Sea Turtles Use Their Flippers To Help Them Eat Jellyfish

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Sea Turtles Use Their Flippers To Help Them Eat Jellyfish

An array of photographic and video proof details how sea turtles use their flippers to eat their prey.

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Researchers with the Monterey Bay Aquarium have found that sea turtles use their flippers for more than just swimming the vast oceans of the world. Analyzing crowd-sourced photos and videos of sea turtles that were found on the Internet, as well as direct observation, the researchers found that sea turtles use their front flippers to manipulate their prey, including jellies (aka jellyfish), so they have an easier time eating them. 


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A sea turtle uses flippers to manipulate a jelly

Rich Carey/Shutterstock

A sea turtle shown manipulating a jelly so it can eat it easier.
 

Lead researchers Jessica Fujii and Dr. Kyle Van Houtan published their findings, “Limb-use by foraging marine turtles, an evolutionary perspective" in the journal PeerJ.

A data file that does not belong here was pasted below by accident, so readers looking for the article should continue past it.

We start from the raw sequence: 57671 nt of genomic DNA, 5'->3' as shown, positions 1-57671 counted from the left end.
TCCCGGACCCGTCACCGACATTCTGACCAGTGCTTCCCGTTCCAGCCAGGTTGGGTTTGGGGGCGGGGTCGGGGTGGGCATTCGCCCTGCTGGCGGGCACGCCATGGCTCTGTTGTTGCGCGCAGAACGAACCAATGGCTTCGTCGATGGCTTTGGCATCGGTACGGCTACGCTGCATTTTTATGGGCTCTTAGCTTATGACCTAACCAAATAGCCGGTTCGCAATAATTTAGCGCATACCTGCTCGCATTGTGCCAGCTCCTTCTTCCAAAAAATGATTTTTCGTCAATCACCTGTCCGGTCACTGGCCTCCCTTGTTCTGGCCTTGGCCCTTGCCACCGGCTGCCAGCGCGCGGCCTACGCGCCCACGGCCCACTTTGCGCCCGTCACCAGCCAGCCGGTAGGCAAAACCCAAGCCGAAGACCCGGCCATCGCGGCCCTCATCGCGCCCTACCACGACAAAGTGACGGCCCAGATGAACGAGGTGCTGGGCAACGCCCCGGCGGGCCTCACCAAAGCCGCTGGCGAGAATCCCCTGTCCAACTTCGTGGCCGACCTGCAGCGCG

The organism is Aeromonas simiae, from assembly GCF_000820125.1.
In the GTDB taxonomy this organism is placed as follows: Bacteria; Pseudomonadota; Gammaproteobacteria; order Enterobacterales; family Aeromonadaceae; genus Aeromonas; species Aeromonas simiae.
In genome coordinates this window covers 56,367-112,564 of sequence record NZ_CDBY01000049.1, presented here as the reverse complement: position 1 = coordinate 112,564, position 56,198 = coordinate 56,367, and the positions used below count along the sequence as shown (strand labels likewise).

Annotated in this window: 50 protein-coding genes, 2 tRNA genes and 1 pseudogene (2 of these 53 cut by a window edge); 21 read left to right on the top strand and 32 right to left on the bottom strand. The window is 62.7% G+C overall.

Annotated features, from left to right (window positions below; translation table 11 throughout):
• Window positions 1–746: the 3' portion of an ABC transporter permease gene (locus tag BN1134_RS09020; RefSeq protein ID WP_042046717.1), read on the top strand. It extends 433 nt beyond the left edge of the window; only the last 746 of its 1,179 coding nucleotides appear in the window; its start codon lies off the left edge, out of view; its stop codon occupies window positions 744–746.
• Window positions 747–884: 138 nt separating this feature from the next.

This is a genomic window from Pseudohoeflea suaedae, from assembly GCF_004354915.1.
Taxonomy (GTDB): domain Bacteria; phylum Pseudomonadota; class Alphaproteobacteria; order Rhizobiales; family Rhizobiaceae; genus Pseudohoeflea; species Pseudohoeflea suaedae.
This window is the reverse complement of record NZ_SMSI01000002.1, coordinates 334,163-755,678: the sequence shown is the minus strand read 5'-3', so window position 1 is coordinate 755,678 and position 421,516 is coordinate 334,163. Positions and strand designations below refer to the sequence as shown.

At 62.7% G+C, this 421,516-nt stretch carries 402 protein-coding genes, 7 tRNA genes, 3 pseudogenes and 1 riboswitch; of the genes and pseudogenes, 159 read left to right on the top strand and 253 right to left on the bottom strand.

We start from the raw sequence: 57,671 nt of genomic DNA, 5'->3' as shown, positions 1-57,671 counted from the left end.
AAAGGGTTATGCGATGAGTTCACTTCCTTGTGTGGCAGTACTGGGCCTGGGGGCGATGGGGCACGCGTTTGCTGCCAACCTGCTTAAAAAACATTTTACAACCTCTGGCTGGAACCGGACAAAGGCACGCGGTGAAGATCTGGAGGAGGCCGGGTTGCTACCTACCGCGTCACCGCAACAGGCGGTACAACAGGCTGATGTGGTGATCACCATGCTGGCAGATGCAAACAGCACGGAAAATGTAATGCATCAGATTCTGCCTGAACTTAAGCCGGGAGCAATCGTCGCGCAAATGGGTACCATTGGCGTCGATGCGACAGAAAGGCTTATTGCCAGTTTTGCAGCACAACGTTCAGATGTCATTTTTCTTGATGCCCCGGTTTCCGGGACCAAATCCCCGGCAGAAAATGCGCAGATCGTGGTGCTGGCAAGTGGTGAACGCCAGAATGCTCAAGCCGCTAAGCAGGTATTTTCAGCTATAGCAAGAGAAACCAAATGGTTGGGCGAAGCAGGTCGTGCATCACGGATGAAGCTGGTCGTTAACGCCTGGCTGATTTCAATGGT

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"Sea turtles don't have a developed frontal cortex, independent articulating digits or any social learning," Dr. Kyle Van Houtan, director of science at Monterey Bay Aquarium and co-author of the study said in a statement released by the aquarium. "And yet here we have them 'licking their fingers' just like a kid who does have all those tools. It shows an important aspect of evolution – that opportunities can shape adaptations."

In their paper, the researchers document 10 specific types of limb use in marine turtles and note that this behavior may have been present in ancestral turtles, which could extend the evolutionary timeline of the use of limbs in marine tetrapods to 70 million years. 

"We expect these things to happen with a highly intelligent, adaptive social animal," Van Houtan said. "With sea turtles, it's different; they never meet their parents," Kyle said. "They're never trained to forage by their mom. It's amazing that they're figuring out how to do this without any apprenticing, and with flippers that aren't well adapted for these tasks."

They note that their observations are documented across habitats as well as prey types, which they suggest is widespread in occurrence. 

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The complete paper can be read on the Peerj website